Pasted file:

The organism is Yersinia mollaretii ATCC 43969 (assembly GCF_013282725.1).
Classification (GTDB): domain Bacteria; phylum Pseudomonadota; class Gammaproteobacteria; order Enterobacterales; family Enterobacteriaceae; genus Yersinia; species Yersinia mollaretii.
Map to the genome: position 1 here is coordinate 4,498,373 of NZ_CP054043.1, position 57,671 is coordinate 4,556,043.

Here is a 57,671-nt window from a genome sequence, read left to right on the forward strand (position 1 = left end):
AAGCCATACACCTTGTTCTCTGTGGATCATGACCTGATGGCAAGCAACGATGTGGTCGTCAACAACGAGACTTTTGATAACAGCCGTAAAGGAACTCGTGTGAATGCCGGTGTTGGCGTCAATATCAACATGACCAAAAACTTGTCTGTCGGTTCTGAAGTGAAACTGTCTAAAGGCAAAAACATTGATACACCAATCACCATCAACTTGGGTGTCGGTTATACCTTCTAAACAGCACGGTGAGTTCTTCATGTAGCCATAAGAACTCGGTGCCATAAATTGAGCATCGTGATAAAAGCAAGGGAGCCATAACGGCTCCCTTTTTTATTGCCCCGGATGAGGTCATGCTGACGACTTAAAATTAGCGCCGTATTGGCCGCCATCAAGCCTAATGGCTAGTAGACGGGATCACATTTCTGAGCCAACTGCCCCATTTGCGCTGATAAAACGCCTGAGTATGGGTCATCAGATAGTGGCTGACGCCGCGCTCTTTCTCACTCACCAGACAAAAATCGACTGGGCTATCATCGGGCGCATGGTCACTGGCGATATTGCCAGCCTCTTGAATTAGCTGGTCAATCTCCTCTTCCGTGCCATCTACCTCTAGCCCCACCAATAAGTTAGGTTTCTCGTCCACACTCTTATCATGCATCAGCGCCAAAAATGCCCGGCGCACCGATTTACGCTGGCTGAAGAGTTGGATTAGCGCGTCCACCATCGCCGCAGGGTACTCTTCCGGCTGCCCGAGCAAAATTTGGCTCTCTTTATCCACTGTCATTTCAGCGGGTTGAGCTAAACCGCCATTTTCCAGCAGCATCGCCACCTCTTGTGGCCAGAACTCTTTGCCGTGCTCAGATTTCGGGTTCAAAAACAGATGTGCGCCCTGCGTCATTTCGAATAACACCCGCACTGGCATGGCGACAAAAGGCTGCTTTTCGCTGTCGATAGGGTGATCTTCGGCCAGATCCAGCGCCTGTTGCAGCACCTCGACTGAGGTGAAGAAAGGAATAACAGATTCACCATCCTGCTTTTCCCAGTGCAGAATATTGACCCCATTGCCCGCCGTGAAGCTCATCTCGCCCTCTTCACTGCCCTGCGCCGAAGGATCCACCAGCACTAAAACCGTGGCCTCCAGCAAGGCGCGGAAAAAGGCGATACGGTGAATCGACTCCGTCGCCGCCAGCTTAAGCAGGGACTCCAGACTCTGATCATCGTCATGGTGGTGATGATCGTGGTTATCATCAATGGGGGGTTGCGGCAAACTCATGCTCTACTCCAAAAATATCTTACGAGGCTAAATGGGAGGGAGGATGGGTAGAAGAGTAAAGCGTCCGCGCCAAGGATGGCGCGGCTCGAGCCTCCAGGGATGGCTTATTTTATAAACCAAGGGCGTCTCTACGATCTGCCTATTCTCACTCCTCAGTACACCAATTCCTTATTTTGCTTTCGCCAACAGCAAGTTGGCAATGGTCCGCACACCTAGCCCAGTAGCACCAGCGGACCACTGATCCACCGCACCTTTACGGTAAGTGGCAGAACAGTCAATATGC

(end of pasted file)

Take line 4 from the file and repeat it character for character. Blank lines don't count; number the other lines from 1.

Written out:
Here is a 57,671-nt window from a genome sequence, read left to right on the forward strand (position 1 = left end):